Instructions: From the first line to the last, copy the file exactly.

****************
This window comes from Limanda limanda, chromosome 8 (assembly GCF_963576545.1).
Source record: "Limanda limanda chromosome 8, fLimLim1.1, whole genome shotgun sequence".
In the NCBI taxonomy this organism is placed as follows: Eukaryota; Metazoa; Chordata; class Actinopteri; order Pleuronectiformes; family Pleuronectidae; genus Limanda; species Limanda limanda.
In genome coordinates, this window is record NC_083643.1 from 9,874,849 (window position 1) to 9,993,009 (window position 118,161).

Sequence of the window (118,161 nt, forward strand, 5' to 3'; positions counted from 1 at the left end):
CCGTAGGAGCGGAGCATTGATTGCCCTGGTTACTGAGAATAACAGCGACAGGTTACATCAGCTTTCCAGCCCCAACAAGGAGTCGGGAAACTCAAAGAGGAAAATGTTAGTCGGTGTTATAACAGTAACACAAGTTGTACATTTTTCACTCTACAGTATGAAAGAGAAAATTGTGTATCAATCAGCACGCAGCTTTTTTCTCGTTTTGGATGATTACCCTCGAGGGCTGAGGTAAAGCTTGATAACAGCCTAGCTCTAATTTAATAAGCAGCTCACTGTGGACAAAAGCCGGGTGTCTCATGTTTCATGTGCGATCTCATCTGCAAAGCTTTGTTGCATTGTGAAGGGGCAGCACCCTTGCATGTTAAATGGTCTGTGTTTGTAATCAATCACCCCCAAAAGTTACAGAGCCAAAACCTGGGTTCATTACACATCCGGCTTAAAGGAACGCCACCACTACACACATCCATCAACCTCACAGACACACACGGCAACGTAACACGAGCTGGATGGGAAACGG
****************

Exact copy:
This window comes from Limanda limanda, chromosome 8 (assembly GCF_963576545.1).
Source record: "Limanda limanda chromosome 8, fLimLim1.1, whole genome shotgun sequence".
In the NCBI taxonomy this organism is placed as follows: Eukaryota; Metazoa; Chordata; class Actinopteri; order Pleuronectiformes; family Pleuronectidae; genus Limanda; species Limanda limanda.
In genome coordinates, this window is record NC_083643.1 from 9,874,849 (window position 1) to 9,993,009 (window position 118,161).

Sequence of the window (118,161 nt, forward strand, 5' to 3'; positions counted from 1 at the left end):
CCGTAGGAGCGGAGCATTGATTGCCCTGGTTACTGAGAATAACAGCGACAGGTTACATCAGCTTTCCAGCCCCAACAAGGAGTCGGGAAACTCAAAGAGGAAAATGTTAGTCGGTGTTATAACAGTAACACAAGTTGTACATTTTTCACTCTACAGTATGAAAGAGAAAATTGTGTATCAATCAGCACGCAGCTTTTTTCTCGTTTTGGATGATTACCCTCGAGGGCTGAGGTAAAGCTTGATAACAGCCTAGCTCTAATTTAATAAGCAGCTCACTGTGGACAAAAGCCGGGTGTCTCATGTTTCATGTGCGATCTCATCTGCAAAGCTTTGTTGCATTGTGAAGGGGCAGCACCCTTGCATGTTAAATGGTCTGTGTTTGTAATCAATCACCCCCAAAAGTTACAGAGCCAAAACCTGGGTTCATTACACATCCGGCTTAAAGGAACGCCACCACTACACACATCCATCAACCTCACAGACACACACGGCAACGTAACACGAGCTGGATGGGAAACGG